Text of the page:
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AViterra grain elevator is shown near Regina, Sask. (TROY FLEECE/TROY FLEECE/THE CANADIAN PRESS)
AViterra grain elevator is shown near Regina, Sask. (TROY FLEECE/TROY FLEECE/THE CANADIAN PRESS)

Viterra profit falls 23 per cent Add to ...

Viterra Inc. quarterly profit fell 23 per cent off the record high of a year earlier, hurt by weaker earnings in grain handling and processing.

The biggest grain handler in Canada and South Australia matched analysts’ earnings expectations, however.

Economic volatility and lower grain prices have cut into agribusiness profits.

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Singapore-listed commodities company Noble Group reported sharply lower quarterly operating margins for its agriculture unit, while U.S.-based Cargill and Archer Daniels Midland have posted weaker-than-expected results.

Viterra’s profit fell to $77.7-million, or 21 cents a share, in the first quarter ended on Jan. 31 from $100.7-million, or 27 cents, a year earlier.

Analysts on average had expected a profit of 21 cents a share, according to Thomson Reuters I/B/E/S.

Viterra is the biggest of several major Canadian grain handlers that expect higher profits once the Canadian Wheat Board’s western grain marketing monopoly ends on Aug. 1.

The company also owns most of the port capacity in South Australia.

Viterra said it still expected the end of the Canadian Wheat Board’s monopoly would modestly add to its fourth-quarter profit and eventually boost annual earnings before interest, taxes, depreciation and amortization by $40-million to $50-million.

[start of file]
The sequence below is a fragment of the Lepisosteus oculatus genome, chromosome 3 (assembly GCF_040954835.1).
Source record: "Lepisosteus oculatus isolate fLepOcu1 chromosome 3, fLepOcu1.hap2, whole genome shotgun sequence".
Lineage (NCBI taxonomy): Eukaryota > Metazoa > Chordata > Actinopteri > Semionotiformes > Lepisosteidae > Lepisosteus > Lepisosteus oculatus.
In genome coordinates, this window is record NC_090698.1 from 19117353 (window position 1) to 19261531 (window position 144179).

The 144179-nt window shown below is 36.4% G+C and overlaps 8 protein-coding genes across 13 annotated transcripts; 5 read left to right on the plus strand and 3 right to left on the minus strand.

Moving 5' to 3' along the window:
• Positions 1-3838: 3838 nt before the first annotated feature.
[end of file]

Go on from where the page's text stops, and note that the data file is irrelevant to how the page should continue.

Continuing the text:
Viterra said it expected demand for farm commodities to remain strong through fiscal 2012, keeping grain prices relatively high.

Farmers in Western Canada, the main source of Viterra’s grain, look to boost spring plantings by 8 per cent to 10 per cent to 57 million to 59 million acres, the company said, as previously flooded land returns to production.

Western Canadian acres of canola – a fertilizer-intensive crop that is highly profitable for farmers and Viterra – look set to match last year’s record-high 18.5 million acres and may rise as high as 19.5 million, the company said.

Viterra said it expected lower contributions from malt operations in 2012 as weak economies in both North America and Europe result in sluggish beer sales in the near term.

Excluding its North American feed business, which is being sold, Viterra’s processing segment reported 37 per cent lower EBITDA due to weak performances from its pasta and malt operations.

Grain handling and marketing EBITDA fell 8.5 per cent in the quarter.

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